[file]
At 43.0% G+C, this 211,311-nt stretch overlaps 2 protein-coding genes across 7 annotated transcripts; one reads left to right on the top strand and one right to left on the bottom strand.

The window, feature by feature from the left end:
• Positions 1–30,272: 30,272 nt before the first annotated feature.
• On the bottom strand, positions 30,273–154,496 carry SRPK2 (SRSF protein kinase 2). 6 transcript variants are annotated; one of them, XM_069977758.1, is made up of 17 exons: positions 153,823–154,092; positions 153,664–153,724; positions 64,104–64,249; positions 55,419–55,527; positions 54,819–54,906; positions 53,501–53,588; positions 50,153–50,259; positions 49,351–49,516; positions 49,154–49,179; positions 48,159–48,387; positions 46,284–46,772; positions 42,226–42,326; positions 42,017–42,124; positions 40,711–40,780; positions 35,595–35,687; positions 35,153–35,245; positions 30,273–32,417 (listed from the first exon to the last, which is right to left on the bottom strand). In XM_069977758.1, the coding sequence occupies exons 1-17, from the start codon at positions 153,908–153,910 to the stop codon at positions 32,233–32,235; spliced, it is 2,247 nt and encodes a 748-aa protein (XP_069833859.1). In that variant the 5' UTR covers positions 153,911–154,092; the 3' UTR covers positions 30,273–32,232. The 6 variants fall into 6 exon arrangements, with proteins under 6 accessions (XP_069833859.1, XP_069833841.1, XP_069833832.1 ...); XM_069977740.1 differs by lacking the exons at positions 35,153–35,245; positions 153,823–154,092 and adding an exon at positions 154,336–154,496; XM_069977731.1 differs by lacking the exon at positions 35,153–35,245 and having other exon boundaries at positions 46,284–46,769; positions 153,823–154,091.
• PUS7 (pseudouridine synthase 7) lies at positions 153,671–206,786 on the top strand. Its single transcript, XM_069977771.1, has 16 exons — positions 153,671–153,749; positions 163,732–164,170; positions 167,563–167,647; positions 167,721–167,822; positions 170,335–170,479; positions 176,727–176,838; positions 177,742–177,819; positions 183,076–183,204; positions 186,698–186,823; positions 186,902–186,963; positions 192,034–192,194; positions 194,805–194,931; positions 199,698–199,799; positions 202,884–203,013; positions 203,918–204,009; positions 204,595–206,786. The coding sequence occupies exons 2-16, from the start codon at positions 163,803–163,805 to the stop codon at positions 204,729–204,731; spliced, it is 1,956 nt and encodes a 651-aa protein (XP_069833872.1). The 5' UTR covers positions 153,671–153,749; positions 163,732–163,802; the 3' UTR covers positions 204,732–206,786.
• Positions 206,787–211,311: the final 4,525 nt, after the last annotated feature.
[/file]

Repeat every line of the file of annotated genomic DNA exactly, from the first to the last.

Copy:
At 43.0% G+C, this 211,311-nt stretch overlaps 2 protein-coding genes across 7 annotated transcripts; one reads left to right on the top strand and one right to left on the bottom strand.

The window, feature by feature from the left end:
• Positions 1–30,272: 30,272 nt before the first annotated feature.
• On the bottom strand, positions 30,273–154,496 carry SRPK2 (SRSF protein kinase 2). 6 transcript variants are annotated; one of them, XM_069977758.1, is made up of 17 exons: positions 153,823–154,092; positions 153,664–153,724; positions 64,104–64,249; positions 55,419–55,527; positions 54,819–54,906; positions 53,501–53,588; positions 50,153–50,259; positions 49,351–49,516; positions 49,154–49,179; positions 48,159–48,387; positions 46,284–46,772; positions 42,226–42,326; positions 42,017–42,124; positions 40,711–40,780; positions 35,595–35,687; positions 35,153–35,245; positions 30,273–32,417 (listed from the first exon to the last, which is right to left on the bottom strand). In XM_069977758.1, the coding sequence occupies exons 1-17, from the start codon at positions 153,908–153,910 to the stop codon at positions 32,233–32,235; spliced, it is 2,247 nt and encodes a 748-aa protein (XP_069833859.1). In that variant the 5' UTR covers positions 153,911–154,092; the 3' UTR covers positions 30,273–32,232. The 6 variants fall into 6 exon arrangements, with proteins under 6 accessions (XP_069833859.1, XP_069833841.1, XP_069833832.1 ...); XM_069977740.1 differs by lacking the exons at positions 35,153–35,245; positions 153,823–154,092 and adding an exon at positions 154,336–154,496; XM_069977731.1 differs by lacking the exon at positions 35,153–35,245 and having other exon boundaries at positions 46,284–46,769; positions 153,823–154,091.
• PUS7 (pseudouridine synthase 7) lies at positions 153,671–206,786 on the top strand. Its single transcript, XM_069977771.1, has 16 exons — positions 153,671–153,749; positions 163,732–164,170; positions 167,563–167,647; positions 167,721–167,822; positions 170,335–170,479; positions 176,727–176,838; positions 177,742–177,819; positions 183,076–183,204; positions 186,698–186,823; positions 186,902–186,963; positions 192,034–192,194; positions 194,805–194,931; positions 199,698–199,799; positions 202,884–203,013; positions 203,918–204,009; positions 204,595–206,786. The coding sequence occupies exons 2-16, from the start codon at positions 163,803–163,805 to the stop codon at positions 204,729–204,731; spliced, it is 1,956 nt and encodes a 651-aa protein (XP_069833872.1). The 5' UTR covers positions 153,671–153,749; positions 163,732–163,802; the 3' UTR covers positions 204,732–206,786.
• Positions 206,787–211,311: the final 4,525 nt, after the last annotated feature.